Fayal exhibits another point of courtesy to be studied. The gentleman of our party was early warned that it was very well to learn his way about the streets, but far more essential to know the way to the brim of his hat. Every gentleman touches his hat to every lady, acquaintance or stranger, in street or balcony. So readily does one grow used to this, that I was astonished, for a moment, at the rudeness of some French officers, just landed from a frigate, who passed some ladies, friends of mine, without raising the hat. "Are these," I asked, "the polite Frenchmen one reads about?"—not reflecting that I myself should not have ventured on bowing to strange ladies in the same position, without special instruction in Portuguese courtesies. These little refinements became, indeed, very agreeable, only alloyed by the spirit of caste in which they were performed,—elbowing the peasant-woman off the sidewalk for the sake of doffing the hat to the Baroness. I thought of the impartial courtesies shown towards woman as woman in my own country, and the spread eagle within me flapped his pinions. Then I asked myself, "What if the woman were black?" and the eagle immediately closed his wings, and flapped no more. But I may add, that afterwards, attending dances among the peasants, I was surprised to see my graceful swains in humble life smoking and spitting in the presence of white-robed belles, in a manner not to be witnessed on our farthest western borders.
The position of woman in Portuguese countries brings one nearer to that Oriental type from which modern society has been gradually diverging. Woman is secluded, so far as each family can afford it, which is the key to the Oriental system. Seclusion is aristocracy, and if it cannot be made complete, the household must do the best they can. Thus, in the lowest classes, one daughter is often decreed by the parents to be brought up like a lady, and for this every sacrifice is to be made. Her robust sisters go bare-footed to the wells for water, they go miles unprotected into the lonely mountains; no social ambition, no genteel helplessness for them. But Mariquinha is taught to read, write, and sew; she is as carefully looked after as if the world wished to steal her; she wears shoes and stockings and an embroidered kerchief and a hooded cloak; and she never steps outside the door alone. You meet her, pale and demure, plodding along to mass with her mother. The sisters will marry laborers and fishermen; Mariquinha will marry a small shop-keeper or the mate of a vessel, or else die single. It is not very pleasant for the poor girl in the mean time; she is neither healthy nor happy; but "let us be genteel or die."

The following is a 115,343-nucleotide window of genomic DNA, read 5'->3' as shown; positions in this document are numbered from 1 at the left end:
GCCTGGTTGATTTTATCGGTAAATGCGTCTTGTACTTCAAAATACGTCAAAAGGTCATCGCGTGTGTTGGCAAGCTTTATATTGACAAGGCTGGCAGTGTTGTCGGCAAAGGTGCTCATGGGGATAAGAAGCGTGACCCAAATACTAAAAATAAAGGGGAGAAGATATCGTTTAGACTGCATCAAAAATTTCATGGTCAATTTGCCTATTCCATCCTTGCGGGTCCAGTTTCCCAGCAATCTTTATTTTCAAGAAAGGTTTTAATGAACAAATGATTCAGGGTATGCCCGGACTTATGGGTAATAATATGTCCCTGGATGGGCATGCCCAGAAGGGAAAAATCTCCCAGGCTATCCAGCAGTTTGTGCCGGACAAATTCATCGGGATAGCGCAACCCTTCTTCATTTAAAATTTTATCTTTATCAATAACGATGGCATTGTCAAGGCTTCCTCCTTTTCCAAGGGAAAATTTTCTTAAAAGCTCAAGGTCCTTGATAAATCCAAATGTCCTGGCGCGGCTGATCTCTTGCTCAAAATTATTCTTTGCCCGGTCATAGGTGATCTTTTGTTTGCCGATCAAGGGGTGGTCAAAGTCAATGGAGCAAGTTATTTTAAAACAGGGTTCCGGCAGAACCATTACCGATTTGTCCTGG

On festa-days she and her mother draw their hoods so low and their muffling handkerchiefs so high that the costume is as good as a yashmak, and in passing through the streets these one-eyed women seem like an importation from the "Arabian Nights." Ladies of higher rank, also, wear the hooded cloak for disguise and greater freedom, and at a fashionable wedding in the cathedral I have seen the jewelled fingers of the uninvited acquaintances gleam from the blue folds of broadcloth. But very rarely does one see the aristocratic lady in the street in her own French apparel, and never alone. There must be a male relative, or a servant, or, at the very least, a female companion. Even the ladies of the American Consul's family very rarely go out singly,—not from any fear, for the people are as harmless as birds, but from etiquette. The first foreign lady who walked habitually alone in the streets was at once christened "The Crazy American." A lady must not be escorted home from an evening party by a gentleman, but by a servant with a lantern; and as the streets have no lamps, I never could see the breaking-up of any such entertainment without recalling Retzsch's quaint pictures of the little German towns, and the burghers plodding home with their lanterns,—unless, perchance, what a foreign friend of ours called a "sit-down chair" came rattling by, and transferred our associations to Cranford and Mr. Winkle.
We found or fancied other Orientalisms. A visitor claps his hands at the head of the court-yard stairs, to summon an attendant. The solid chimneys, with windows in them, are precisely those described by Urquhart in his delightful "Pillars of Hercules"; so are the gardens, divided into clean separate cells by tall hedges of cane; so is the game of ball played by the boys in the street, under the self-same Moorish name of arri; so is the mode of making butter, by tying up the cream in a goat-skin and kicking it till the butter comes. Even the architecture fused into one all our notions of Gothic and of Moorish, and gave great plausibility to Urquhart's ingenious argument for the latter as the true original. And it is a singular fact that the Mohammedan phrase Oxald, "Would to Allah," is still the most familiar ejaculation in the Portuguese language and the habitual equivalent in their religious books for "Would to God."